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About SandyKC

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    Author Bee
  • Birthday April 25

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    Author, Webmaster, Learning Success Coach

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  1. That is so awesome!! I absolutely love hearing that a lot of a child's behaviors clear up when homeschooling starts. It took a couple of years for my son to gain back some of his self confidence. He was never quite as bubbly and outgoing as he was when we sent him off to public school, but I was just thankful to see him become happy again. Homeschooling truly can be transformational! When we started homeschooling, we planned to homeschool for just a couple of years. We had planned to put our boys back into public school once my son could read. By time we got to that point, NONE of us had any interest in going back to the public school model. We loved homeschooling SO MUCH! :-D So, I ended up homeschooling right on through to high school graduation. It was awesome.. not always easy, but awesome. THANK YOU for sharing your news!! It will be an encouragement to others who are going through the same sorts of things with their learning abled kids. ;-) HUGS!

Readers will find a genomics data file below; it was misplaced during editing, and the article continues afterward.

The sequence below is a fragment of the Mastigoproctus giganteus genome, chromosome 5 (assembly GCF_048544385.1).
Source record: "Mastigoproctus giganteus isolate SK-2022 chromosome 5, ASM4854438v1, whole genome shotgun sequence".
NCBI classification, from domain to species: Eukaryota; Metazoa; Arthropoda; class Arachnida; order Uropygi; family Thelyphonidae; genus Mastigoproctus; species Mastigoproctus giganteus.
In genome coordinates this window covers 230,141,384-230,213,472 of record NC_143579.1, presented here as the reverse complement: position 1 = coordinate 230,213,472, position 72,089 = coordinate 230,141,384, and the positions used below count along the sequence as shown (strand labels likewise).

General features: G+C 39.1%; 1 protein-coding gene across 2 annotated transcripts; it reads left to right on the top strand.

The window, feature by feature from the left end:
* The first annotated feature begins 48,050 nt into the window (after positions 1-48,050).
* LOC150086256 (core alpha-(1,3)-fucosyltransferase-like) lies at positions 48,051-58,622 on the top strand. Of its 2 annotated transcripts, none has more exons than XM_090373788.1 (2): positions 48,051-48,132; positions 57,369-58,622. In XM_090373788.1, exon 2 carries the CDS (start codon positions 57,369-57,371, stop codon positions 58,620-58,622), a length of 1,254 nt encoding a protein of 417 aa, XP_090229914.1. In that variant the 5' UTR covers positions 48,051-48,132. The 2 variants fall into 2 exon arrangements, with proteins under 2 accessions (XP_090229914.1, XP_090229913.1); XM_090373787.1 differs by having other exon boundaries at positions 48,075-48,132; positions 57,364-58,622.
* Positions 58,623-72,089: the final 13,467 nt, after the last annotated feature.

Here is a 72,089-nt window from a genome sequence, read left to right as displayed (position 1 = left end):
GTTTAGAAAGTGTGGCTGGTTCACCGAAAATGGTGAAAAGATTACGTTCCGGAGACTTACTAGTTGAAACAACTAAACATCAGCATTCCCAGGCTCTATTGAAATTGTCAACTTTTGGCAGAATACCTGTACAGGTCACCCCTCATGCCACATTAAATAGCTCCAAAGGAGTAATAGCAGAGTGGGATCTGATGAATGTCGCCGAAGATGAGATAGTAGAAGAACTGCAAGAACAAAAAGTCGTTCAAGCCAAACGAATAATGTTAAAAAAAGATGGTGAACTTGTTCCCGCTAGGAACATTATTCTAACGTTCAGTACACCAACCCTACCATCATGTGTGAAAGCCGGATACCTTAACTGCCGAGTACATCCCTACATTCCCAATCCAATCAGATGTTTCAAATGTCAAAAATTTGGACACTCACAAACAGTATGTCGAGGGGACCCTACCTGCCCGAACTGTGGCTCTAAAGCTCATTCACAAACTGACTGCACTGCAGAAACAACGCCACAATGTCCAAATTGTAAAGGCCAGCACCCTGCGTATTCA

2. OhElizabeth said so much so directly, that I don't feel like I need to add a lot. I will say, "AMEN!" to everything OhElizabeth said. It sounds like there are issues and you KNOW there are issues. There is nothing keeping you from testing other than "uncertainty".. about what? I guess I'm not really sure why there is any question about whether testing would help you figure out what your DD needs. I'd agree whole-heartedly with you that private testing is the route to go. As OhE said, it can be really easy.. find a neuropsychologist, make an appointment, and go. When you get your evaluation report, you don't even have to share it with ANYONE. You can read it, gain insight into your DD's cognition, and then work with her exactly where she is and provide her exactly what she needs. I copied your questions and thought I'd answer them: Is it worth it for us to get her tested? DEFINITELY. Without testing, you don't REALLY know what's going on. You can make guesses, but you won't have accurate answers without a comprehensive evaluation. Knowing our sons' diagnoses was critical for meeting their individual needs. They had some similar symptoms, but the root causes of their LD issues were quite different, which required totally different approaches with each of them. You just don't know exactly what's going on without testing. Do we keep her in PS (which she does love) even though we have a tenuous relationship with her current teacher and know that she is having significant downtime. Not unless you don't mind "The Matthew Effect" where a child's achievement across all subject areas falls year after year for as long as the child's academic needs are not met. For example, my oldest son scored in the 80th & 90th percentiles when he entered public school. EVERY year his achievement test scores fell for the five years he was in public school. By time we pulled him out in fifth grade, ALL but one of his achievement sub-test scores was below the 50th percentile except for one score that was in the 60th percentile range. Did my son get dumber?? NO! That was "The Matthew Effect" in effect. When we started homeschooling, his scores started going up year-by-year again. When he took the ACT exam, he scored in the 92nd-99th percentile range other than on one subtest (can't remember what it was right now, but I know it was above the 60th percentile) Do we pull her out mid-year, deschool for a while and then homeschool for 3rd grade? You could do that. You could bring her home and work on areas you know she needs to work on using some fun programs, or let her delve into Watch, Know, Learn and learn whatever she wants to learn. You could leave her in school while you line up and get an evaluation, but I'm not sure what benefit there would be in leaving her there. Truthfully, being in 2nd grade, it isn't going to set her back to pull her out mid-year and if school "ends" for break, unless you tell her or remind her, she may not even notice when school starts back after the break. If she's involved in learning and activities at home, it could just be a natural transition if you pull her out over the holidays. I've got a mom who did that with her child, and it was exceptionally easy--I think it is always easier when they are younger. SO, in many ways, the sooner, the better, especially if you do it at a natural breakpoint, like a major school holiday break. ;-) I know it's a gut-wrenching decision at times, but I'll tell you--my only regret was waiting and sticking with public school for as long as we did. We were always hopeful things would get better, but they never did and they reached a point of devastation for my son's self-esteem. You can read our story at: Yep.. My only regret was not homeschooling sooner!!